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‘Day of pain’: Wirecard boss denies charges in massive fraud trial

MUNICH – Wirecard’s former boss on Monday denied all wrongdoing over the collapse of the payments company as he took to the stand for the first time in Germany’s biggest post-war fraud trial, accusing other managers of scheming behind his back.

Dressed in his trademark black turtleneck and rimless spectacles, Markus Braun, 53, expressed his “deepest regret” over Wirecard’s demise but said he had no knowledge of any forgery or embezzlement and believed he was running a healthy business.

The Austrian-born former chief executive and two other ex-Wirecard managers Oliver Bellenhaus and Stephan von Erffa are on trial on charges including market manipulation and fraud and face up to 15 years each in prison if convicted.

Former chief operating officer Jan Marsalek is an international fugitive on Europe’s most wanted list whose whereabouts are unknown.

Braun has been in custody since the 2020 collapse of Wirecard, which shook Germany’s business establishment, putting politicians who backed it and regulators who took years to investigate allegations against the firm under intense scrutiny.

“I had no knowledge of counterfeiting or embezzlement,” Braun told the court in Munich, describing the discovery of 1.9 billion euro ($2 billion) hole in Wirecard’s balance sheet as a “day of pain” for shareholders and employees.

Prosecutors accuse the defendants of being in a gang that invented vast sums of phantom revenues through bogus transactions with partner companies to mislead creditors and investors.

Braun’s lawyers have previously alleged that Bellenhaus was the main perpetrator of fraud at the company, which began processing payments for pornography and online gambling and rose to be a blue chip DAX company worth $28 billion.


Bellenhaus, who became a key witness after turning himself in to the authorities, has painted Braun as an “absolutist CEO” calling the shots at the heart of a vast swindle.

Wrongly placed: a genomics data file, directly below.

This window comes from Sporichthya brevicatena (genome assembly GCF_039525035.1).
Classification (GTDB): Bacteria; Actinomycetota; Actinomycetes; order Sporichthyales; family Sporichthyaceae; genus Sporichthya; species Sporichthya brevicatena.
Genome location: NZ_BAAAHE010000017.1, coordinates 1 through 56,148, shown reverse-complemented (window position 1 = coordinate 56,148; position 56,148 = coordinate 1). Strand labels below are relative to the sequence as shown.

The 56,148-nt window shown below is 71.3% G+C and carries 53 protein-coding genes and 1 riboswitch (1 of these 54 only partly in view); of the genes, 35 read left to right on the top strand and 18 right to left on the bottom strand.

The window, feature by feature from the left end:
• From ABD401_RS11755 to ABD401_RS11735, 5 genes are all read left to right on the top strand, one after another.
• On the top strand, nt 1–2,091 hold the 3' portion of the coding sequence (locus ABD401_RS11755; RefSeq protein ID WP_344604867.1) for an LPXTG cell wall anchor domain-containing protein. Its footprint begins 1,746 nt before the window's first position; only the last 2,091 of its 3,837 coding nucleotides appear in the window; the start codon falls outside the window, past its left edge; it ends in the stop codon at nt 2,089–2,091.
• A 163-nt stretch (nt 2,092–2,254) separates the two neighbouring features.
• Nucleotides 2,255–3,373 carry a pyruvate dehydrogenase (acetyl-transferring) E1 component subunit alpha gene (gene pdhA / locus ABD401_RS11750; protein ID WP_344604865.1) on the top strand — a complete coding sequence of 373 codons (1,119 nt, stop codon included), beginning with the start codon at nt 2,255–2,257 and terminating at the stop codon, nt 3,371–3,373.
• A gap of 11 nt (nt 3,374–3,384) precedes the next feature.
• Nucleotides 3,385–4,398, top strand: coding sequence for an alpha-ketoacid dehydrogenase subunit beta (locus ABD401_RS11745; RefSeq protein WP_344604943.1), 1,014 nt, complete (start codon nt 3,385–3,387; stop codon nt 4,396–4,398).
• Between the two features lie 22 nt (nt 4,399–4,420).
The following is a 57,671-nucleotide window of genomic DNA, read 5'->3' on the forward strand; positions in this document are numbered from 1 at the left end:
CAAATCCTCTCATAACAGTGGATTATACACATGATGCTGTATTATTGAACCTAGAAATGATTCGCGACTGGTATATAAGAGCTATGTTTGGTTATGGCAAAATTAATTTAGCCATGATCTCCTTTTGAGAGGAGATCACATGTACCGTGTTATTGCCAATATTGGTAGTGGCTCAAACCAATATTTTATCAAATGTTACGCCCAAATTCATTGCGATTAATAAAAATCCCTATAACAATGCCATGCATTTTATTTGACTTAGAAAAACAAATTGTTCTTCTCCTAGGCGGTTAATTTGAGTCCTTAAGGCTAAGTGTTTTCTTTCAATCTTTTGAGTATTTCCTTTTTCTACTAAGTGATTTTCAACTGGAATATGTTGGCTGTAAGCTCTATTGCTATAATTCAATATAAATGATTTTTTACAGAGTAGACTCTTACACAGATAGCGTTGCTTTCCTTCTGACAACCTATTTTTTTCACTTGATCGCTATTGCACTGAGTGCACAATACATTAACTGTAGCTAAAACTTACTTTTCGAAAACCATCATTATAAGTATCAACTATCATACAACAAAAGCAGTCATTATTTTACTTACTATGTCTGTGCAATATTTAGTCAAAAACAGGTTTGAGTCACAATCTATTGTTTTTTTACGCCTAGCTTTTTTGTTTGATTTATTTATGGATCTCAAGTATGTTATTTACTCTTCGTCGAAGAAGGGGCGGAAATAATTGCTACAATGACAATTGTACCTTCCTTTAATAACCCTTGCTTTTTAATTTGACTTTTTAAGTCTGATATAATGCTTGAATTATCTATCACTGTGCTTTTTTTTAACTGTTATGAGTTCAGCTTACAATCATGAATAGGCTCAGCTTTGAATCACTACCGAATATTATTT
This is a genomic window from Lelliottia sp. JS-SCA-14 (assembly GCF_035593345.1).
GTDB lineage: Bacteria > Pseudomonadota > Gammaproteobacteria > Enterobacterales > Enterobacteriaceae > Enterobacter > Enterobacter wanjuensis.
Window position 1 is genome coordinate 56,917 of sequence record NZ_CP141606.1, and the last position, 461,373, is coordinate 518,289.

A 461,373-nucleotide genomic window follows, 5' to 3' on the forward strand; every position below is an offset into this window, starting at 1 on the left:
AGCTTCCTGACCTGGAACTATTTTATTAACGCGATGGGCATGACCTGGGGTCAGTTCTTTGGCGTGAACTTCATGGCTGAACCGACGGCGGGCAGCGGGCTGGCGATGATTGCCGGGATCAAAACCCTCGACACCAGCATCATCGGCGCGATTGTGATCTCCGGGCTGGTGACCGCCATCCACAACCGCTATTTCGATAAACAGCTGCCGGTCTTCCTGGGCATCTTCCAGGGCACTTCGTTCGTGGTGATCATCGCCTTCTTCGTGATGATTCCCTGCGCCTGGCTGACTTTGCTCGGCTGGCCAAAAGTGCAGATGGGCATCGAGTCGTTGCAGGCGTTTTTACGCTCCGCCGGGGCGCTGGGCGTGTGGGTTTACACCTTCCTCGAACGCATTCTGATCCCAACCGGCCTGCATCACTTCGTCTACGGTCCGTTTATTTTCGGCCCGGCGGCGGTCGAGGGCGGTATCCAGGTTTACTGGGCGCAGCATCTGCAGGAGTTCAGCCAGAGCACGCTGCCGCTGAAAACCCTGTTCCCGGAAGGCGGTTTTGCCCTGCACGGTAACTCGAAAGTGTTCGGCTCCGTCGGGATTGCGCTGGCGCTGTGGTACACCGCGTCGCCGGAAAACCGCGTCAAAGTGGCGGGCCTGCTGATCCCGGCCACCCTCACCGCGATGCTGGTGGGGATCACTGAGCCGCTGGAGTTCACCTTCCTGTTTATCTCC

In his most detailed statements about Wirecard’s collapse since his arrest, Braun pushed back against that characterisation, describing his leadership as collegiate.

Instead, Braun accused Marsalek of constructing a “myth” that Wirecard’s finances were healthy while he and Bellenhaus tried to obstruct Braun’s attempts to hire KPMG as an external auditor as allegations of wrongdoing at the firm mounted.

By bringing in KPMG, the aim was to clear up “once and for all” allegations about balance sheet manipulation, Braun said. “I told Marsalek we have nothing to hide.”

When 1.9 billion euros went missing from the balance sheet, “Marsalek was very clever and understood how to explain that it was a mistake,” Braun said, speaking in the same calm and concentrated voice with which he used to address investor meetings and press conferences.

Matters came to a head in February 2020, Braun said, when Marsalek came to his office and revealed he had shifted billions of euros from Singapore to accounts in the Philippines without the knowledge of Braun or the company’s chief financial officer.

“I didn’t scream. It’s not my style,” Braun said, adding “I can remember asking him if he had lost his mind.”

Braun said he had resolved to fire Bellenhaus and clip Marsalek’s powers, though the company collapsed before he did so.

Describing Marsalek as intelligent but somewhat withdrawn, Braun said he was only later made aware of allegations in the media that Marsalek had ties to the security services and ran a shadow business operation from a Munich villa.

Braun also batted away suggestions that he had asked private security contractors to harass journalists who were investigating his company.

He contrasted Wirecard’s demise with accounts of his early years at the company, describing a struggling startup where he and other managers pulled all-nighters and worked with a sense of mission. “There was in reality no life outside the company,” he said. — Reuters

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